Autechre MD+MnM sysex files! [+ MPC, Nord]


I’ve just built virtual video-synth in recent months and by the looks and sound of this, it seems to use similar principle. Basically, if you convert video data to arrays of RGB values, you can make wavetable out of it and interpret it in different ways too (like using HSL instead of RGB or converting to CMYK even). I’ve done some tricks to make more kinds of sounds out of this, not just harmonic noise.

So it sounds like a typical wavetable generated from video, but the way it looks may suggest that they might used depth camera (Kinect probably) instead or they just manipulated 2D to look like this (like extreme bump mapping with indirect color projection to distorted 3D plane). But that’s just a guess.

Here’s few examples how my prototype worked:


Can someone with a monomachine please explain what’s going on to create those elasticy sounds in this vid?


The sound is produced by two MachineDrum UW RAM machines.

Earlier in the pattern, most of the work is being done by the R1/P1 machine. Two LFOs (tracks 15 and 16) control P1’s RTRG and STRT parameters. This accounts for the “elasticy” and “zippery” sounds.

A few loops later, R2/P2 is enabled and records more internal noises. This is the more filtery sampled-sound; track 16’s LFO now controls P2’s lowpass cutoff filter (FLTW).

This may make no sense if you don’t have a MD, but there’s the explanation, anyway!


Hello gyus,

So we had something about a month with AE sysex files. I listen to them now and then and the music is beautiful, but Let’s talk technicalities. I am wandering what have you learned about using MNM and MD from them?

For me the main paradigm shift was with arranging songs in multiple patterns (though perfectionists inside me HATES when song doesn’t start on 1, 4, 9, or 13). In terms of synthesis Dpro wave morning and hold LFOs on everything.

What was your discovery?


If anyone is interested in playing around with these patterns in a regular DAW I’ve made a tool that extracts the pattern data from the MachineDrum sysex dumps, resulting in 128 patterns contained in separate .mid files. Of course, the MIDI representation loses a lot of data like all modulation for instance, but it can nonetheless be fun to play around with the raw sequences. Anyways, the tool along with the MIDI files are available to download over at github:


how cool is that!
great job @carrierdown



I worked on a replication of the Ae Echoplex live. Using MD, MM and MPC1K - no Nord G2 part, but others have gotten in touch and are working on it.

You can listen to it here:


I’ve been listening to your recreation for a wee while now since it was mentioned on WATMM and I really enjoy it. Good effort!!!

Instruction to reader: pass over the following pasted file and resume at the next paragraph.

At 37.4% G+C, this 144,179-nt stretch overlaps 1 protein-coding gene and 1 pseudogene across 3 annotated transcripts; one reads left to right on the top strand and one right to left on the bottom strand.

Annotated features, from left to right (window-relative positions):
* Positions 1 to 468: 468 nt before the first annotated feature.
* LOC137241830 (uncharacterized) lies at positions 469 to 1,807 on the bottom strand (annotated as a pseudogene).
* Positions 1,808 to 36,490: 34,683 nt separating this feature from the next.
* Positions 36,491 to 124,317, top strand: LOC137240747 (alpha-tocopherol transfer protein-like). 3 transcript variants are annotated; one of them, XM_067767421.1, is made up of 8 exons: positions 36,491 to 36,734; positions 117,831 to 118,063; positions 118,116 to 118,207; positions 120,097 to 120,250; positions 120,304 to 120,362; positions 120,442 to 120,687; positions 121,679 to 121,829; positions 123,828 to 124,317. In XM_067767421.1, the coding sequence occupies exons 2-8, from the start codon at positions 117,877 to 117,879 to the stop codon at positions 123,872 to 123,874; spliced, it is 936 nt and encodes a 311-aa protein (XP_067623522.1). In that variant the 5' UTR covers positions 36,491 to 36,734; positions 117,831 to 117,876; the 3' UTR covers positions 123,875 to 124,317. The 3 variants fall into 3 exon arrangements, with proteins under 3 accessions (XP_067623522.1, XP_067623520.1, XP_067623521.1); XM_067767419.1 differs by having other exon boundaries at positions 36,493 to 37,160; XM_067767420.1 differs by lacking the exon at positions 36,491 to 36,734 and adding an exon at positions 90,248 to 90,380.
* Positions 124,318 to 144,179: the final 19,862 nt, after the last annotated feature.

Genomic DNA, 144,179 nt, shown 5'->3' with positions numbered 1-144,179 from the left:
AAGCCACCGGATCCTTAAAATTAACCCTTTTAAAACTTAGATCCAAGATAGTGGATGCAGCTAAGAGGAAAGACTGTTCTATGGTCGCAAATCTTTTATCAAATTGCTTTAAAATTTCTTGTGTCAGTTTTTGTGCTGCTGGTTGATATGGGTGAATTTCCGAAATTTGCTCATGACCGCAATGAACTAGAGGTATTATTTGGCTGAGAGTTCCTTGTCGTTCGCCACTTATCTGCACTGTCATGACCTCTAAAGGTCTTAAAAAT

As an aside, I finally got around to loading the MNM sysex in the last few days and it’s fascinating to examine the patterns and individual tracks in isolation. What stood out for me is how simple it is at times. You just play a few notes and it’s bizarre how simplistic it sounds… but then you look at the sequencing data and sound programming and it’s still noteworthy that it isn’t some absolutely cacophony of trigs and LFOs going bananas. Often having just a few components cleverly layered with one part being more complex is enough to give the overall impression of huge complexity that is more readily understood. Or they have trigs in unexpected places or layering ENS machines with other machines that end up creating quite odd chords that my limited understanding of theory doesn’t quite get.

So, hugely inspiring for doing more with less… I’m going to try to learn from that.


They create variations of pitch sequences on the Monomachine by employing a very slow arp (x96):
If you set the speed to x96, type to RND, and plot, say, three notes on a single trig, the arpeggiator uses these notes as an “array.” For instance, place a C, E, and B on a single trig with the aforementioned settings; hit play and you’ll find that the arp will randomly choose a note among the three. It becomes more apparent if you copy/paste the trig a few times.

This is a much more musically-interesting method of “randomness” than assigning an LFO to pitch, for instance.


That’s one of my favourite things to do on the Monomachine, it’s a really easy way to get some semi-aleatoric stuff going!


That’s a great tip, thanks!! Now, I’m just new to my OT journey but it’s got me wondering if the same thing would work the OT when using midi loopback? Something to investigate soon I fear…


You could do something similar by using the LFO designer, and assigning it to pitch using the HOLD mode. If you get the depth right, the numbers in the LFO designer will correspond to the whole numbers in the pitch parameter. It’s a bit more fiddly, but could in fact get deeper than the monomachine’s arp, as you could also go into microtonal territory…


So… I’ve been playing about with the MNM and MD sysex from Rochdale’s finest which has been fun. But whilst I was at it I decided to make a bunch of one-shots from the MNM and then a bunch of sample chains from the MD based on this sysex. Just really for my own use in my DT/OT as they don’t sound immediately AE-ish when played on their own - the sequencing is key to that. Anyway, it amuses me to play about with them and I thought others might be interested if they don’t have access to the original silver boxes.

So, was thinking of uploading them to the Files section but I don’t know what the etiquette would be… cool? Or not cool?

As an aside, for some reason I can’t download anything from the Files section - the download link is unresponsive - am I missing some bobby-basic thing I should be doing?


as they gave those sysex out to the public…im sure its fine. Ae gift